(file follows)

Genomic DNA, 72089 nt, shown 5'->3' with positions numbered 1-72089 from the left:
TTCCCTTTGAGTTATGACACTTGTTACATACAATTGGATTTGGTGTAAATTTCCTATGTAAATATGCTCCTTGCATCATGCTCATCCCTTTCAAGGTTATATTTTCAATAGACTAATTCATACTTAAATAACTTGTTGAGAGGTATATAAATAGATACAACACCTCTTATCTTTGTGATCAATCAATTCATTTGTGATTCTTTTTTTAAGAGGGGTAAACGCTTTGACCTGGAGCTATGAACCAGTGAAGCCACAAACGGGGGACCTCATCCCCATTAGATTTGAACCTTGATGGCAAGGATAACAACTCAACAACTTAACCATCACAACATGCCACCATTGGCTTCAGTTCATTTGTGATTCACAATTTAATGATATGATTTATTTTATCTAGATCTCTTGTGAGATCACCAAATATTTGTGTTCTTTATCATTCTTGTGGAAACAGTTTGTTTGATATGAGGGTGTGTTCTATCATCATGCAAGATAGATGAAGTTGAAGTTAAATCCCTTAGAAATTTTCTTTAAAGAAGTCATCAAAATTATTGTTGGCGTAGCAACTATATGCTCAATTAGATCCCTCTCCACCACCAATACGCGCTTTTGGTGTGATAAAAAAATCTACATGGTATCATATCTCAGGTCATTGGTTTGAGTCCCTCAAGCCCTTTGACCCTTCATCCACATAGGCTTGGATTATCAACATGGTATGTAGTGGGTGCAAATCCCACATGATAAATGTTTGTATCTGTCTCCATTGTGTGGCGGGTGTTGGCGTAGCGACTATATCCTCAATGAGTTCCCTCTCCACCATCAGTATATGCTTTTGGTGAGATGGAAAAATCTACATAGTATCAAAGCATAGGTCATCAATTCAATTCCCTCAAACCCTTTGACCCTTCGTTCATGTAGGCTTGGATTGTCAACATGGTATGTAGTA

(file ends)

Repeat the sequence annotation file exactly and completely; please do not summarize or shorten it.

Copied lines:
Genomic DNA, 72089 nt, shown 5'->3' with positions numbered 1-72089 from the left:
TTCCCTTTGAGTTATGACACTTGTTACATACAATTGGATTTGGTGTAAATTTCCTATGTAAATATGCTCCTTGCATCATGCTCATCCCTTTCAAGGTTATATTTTCAATAGACTAATTCATACTTAAATAACTTGTTGAGAGGTATATAAATAGATACAACACCTCTTATCTTTGTGATCAATCAATTCATTTGTGATTCTTTTTTTAAGAGGGGTAAACGCTTTGACCTGGAGCTATGAACCAGTGAAGCCACAAACGGGGGACCTCATCCCCATTAGATTTGAACCTTGATGGCAAGGATAACAACTCAACAACTTAACCATCACAACATGCCACCATTGGCTTCAGTTCATTTGTGATTCACAATTTAATGATATGATTTATTTTATCTAGATCTCTTGTGAGATCACCAAATATTTGTGTTCTTTATCATTCTTGTGGAAACAGTTTGTTTGATATGAGGGTGTGTTCTATCATCATGCAAGATAGATGAAGTTGAAGTTAAATCCCTTAGAAATTTTCTTTAAAGAAGTCATCAAAATTATTGTTGGCGTAGCAACTATATGCTCAATTAGATCCCTCTCCACCACCAATACGCGCTTTTGGTGTGATAAAAAAATCTACATGGTATCATATCTCAGGTCATTGGTTTGAGTCCCTCAAGCCCTTTGACCCTTCATCCACATAGGCTTGGATTATCAACATGGTATGTAGTGGGTGCAAATCCCACATGATAAATGTTTGTATCTGTCTCCATTGTGTGGCGGGTGTTGGCGTAGCGACTATATCCTCAATGAGTTCCCTCTCCACCATCAGTATATGCTTTTGGTGAGATGGAAAAATCTACATAGTATCAAAGCATAGGTCATCAATTCAATTCCCTCAAACCCTTTGACCCTTCGTTCATGTAGGCTTGGATTGTCAACATGGTATGTAGTA